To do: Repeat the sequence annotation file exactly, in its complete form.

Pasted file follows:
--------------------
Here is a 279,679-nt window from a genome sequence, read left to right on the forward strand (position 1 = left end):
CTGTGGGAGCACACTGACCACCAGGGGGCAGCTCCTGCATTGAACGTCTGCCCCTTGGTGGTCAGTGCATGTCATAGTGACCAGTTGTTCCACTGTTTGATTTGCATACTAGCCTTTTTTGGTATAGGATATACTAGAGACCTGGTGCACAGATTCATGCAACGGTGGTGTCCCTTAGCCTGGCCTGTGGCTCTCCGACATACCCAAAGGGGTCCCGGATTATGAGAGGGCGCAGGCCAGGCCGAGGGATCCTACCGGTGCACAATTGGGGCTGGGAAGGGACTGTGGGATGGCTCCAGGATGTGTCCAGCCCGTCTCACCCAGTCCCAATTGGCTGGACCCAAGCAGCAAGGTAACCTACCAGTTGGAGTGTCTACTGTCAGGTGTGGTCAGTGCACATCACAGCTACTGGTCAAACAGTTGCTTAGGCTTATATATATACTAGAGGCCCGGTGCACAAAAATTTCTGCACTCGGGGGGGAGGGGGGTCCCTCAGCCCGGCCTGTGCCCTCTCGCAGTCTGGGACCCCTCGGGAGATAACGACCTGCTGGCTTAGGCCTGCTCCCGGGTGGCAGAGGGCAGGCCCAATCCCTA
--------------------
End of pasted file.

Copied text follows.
Here is a 279,679-nt window from a genome sequence, read left to right on the forward strand (position 1 = left end):
CTGTGGGAGCACACTGACCACCAGGGGGCAGCTCCTGCATTGAACGTCTGCCCCTTGGTGGTCAGTGCATGTCATAGTGACCAGTTGTTCCACTGTTTGATTTGCATACTAGCCTTTTTTGGTATAGGATATACTAGAGACCTGGTGCACAGATTCATGCAACGGTGGTGTCCCTTAGCCTGGCCTGTGGCTCTCCGACATACCCAAAGGGGTCCCGGATTATGAGAGGGCGCAGGCCAGGCCGAGGGATCCTACCGGTGCACAATTGGGGCTGGGAAGGGACTGTGGGATGGCTCCAGGATGTGTCCAGCCCGTCTCACCCAGTCCCAATTGGCTGGACCCAAGCAGCAAGGTAACCTACCAGTTGGAGTGTCTACTGTCAGGTGTGGTCAGTGCACATCACAGCTACTGGTCAAACAGTTGCTTAGGCTTATATATATACTAGAGGCCCGGTGCACAAAAATTTCTGCACTCGGGGGGGAGGGGGGTCCCTCAGCCCGGCCTGTGCCCTCTCGCAGTCTGGGACCCCTCGGGAGATAACGACCTGCTGGCTTAGGCCTGCTCCCGGGTGGCAGAGGGCAGGCCCAATCCCTA